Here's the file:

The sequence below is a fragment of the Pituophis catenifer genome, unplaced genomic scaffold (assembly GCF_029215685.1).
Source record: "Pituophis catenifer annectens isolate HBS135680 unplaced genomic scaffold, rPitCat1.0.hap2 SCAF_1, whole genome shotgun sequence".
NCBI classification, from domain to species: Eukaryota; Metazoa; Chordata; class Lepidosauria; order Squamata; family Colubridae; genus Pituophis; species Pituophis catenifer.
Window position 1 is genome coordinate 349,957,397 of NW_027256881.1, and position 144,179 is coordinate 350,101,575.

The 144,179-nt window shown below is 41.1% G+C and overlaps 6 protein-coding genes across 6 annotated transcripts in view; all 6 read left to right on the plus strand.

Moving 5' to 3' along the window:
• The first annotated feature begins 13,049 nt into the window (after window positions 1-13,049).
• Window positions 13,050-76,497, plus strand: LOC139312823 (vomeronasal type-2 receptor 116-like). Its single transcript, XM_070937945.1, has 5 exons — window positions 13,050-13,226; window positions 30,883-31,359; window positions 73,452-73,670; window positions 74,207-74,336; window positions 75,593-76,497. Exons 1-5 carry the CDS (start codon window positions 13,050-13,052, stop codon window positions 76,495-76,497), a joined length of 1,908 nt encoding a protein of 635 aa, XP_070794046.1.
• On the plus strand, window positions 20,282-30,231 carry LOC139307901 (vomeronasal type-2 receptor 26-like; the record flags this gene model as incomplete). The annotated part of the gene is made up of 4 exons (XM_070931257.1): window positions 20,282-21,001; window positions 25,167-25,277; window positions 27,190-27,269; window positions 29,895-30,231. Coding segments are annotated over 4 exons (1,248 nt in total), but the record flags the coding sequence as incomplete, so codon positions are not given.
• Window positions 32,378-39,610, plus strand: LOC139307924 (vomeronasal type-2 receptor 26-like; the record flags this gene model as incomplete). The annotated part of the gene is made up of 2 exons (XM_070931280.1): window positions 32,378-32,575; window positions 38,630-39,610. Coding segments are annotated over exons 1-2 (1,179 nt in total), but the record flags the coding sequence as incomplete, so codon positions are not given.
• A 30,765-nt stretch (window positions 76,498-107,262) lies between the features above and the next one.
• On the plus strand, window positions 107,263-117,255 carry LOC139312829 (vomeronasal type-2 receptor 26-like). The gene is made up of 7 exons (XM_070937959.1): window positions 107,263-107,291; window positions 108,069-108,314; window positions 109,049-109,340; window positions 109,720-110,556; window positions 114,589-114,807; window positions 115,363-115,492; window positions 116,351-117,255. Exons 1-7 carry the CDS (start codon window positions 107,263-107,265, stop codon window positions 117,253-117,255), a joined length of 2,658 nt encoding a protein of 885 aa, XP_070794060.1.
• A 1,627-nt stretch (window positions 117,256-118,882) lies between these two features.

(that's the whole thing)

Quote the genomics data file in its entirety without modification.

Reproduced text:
The sequence below is a fragment of the Pituophis catenifer genome, unplaced genomic scaffold (assembly GCF_029215685.1).
Source record: "Pituophis catenifer annectens isolate HBS135680 unplaced genomic scaffold, rPitCat1.0.hap2 SCAF_1, whole genome shotgun sequence".
NCBI classification, from domain to species: Eukaryota; Metazoa; Chordata; class Lepidosauria; order Squamata; family Colubridae; genus Pituophis; species Pituophis catenifer.
Window position 1 is genome coordinate 349,957,397 of NW_027256881.1, and position 144,179 is coordinate 350,101,575.

The 144,179-nt window shown below is 41.1% G+C and overlaps 6 protein-coding genes across 6 annotated transcripts in view; all 6 read left to right on the plus strand.

Moving 5' to 3' along the window:
• The first annotated feature begins 13,049 nt into the window (after window positions 1-13,049).
• Window positions 13,050-76,497, plus strand: LOC139312823 (vomeronasal type-2 receptor 116-like). Its single transcript, XM_070937945.1, has 5 exons — window positions 13,050-13,226; window positions 30,883-31,359; window positions 73,452-73,670; window positions 74,207-74,336; window positions 75,593-76,497. Exons 1-5 carry the CDS (start codon window positions 13,050-13,052, stop codon window positions 76,495-76,497), a joined length of 1,908 nt encoding a protein of 635 aa, XP_070794046.1.
• On the plus strand, window positions 20,282-30,231 carry LOC139307901 (vomeronasal type-2 receptor 26-like; the record flags this gene model as incomplete). The annotated part of the gene is made up of 4 exons (XM_070931257.1): window positions 20,282-21,001; window positions 25,167-25,277; window positions 27,190-27,269; window positions 29,895-30,231. Coding segments are annotated over 4 exons (1,248 nt in total), but the record flags the coding sequence as incomplete, so codon positions are not given.
• Window positions 32,378-39,610, plus strand: LOC139307924 (vomeronasal type-2 receptor 26-like; the record flags this gene model as incomplete). The annotated part of the gene is made up of 2 exons (XM_070931280.1): window positions 32,378-32,575; window positions 38,630-39,610. Coding segments are annotated over exons 1-2 (1,179 nt in total), but the record flags the coding sequence as incomplete, so codon positions are not given.
• A 30,765-nt stretch (window positions 76,498-107,262) lies between the features above and the next one.
• On the plus strand, window positions 107,263-117,255 carry LOC139312829 (vomeronasal type-2 receptor 26-like). The gene is made up of 7 exons (XM_070937959.1): window positions 107,263-107,291; window positions 108,069-108,314; window positions 109,049-109,340; window positions 109,720-110,556; window positions 114,589-114,807; window positions 115,363-115,492; window positions 116,351-117,255. Exons 1-7 carry the CDS (start codon window positions 107,263-107,265, stop codon window positions 117,253-117,255), a joined length of 2,658 nt encoding a protein of 885 aa, XP_070794060.1.
• A 1,627-nt stretch (window positions 117,256-118,882) lies between these two features.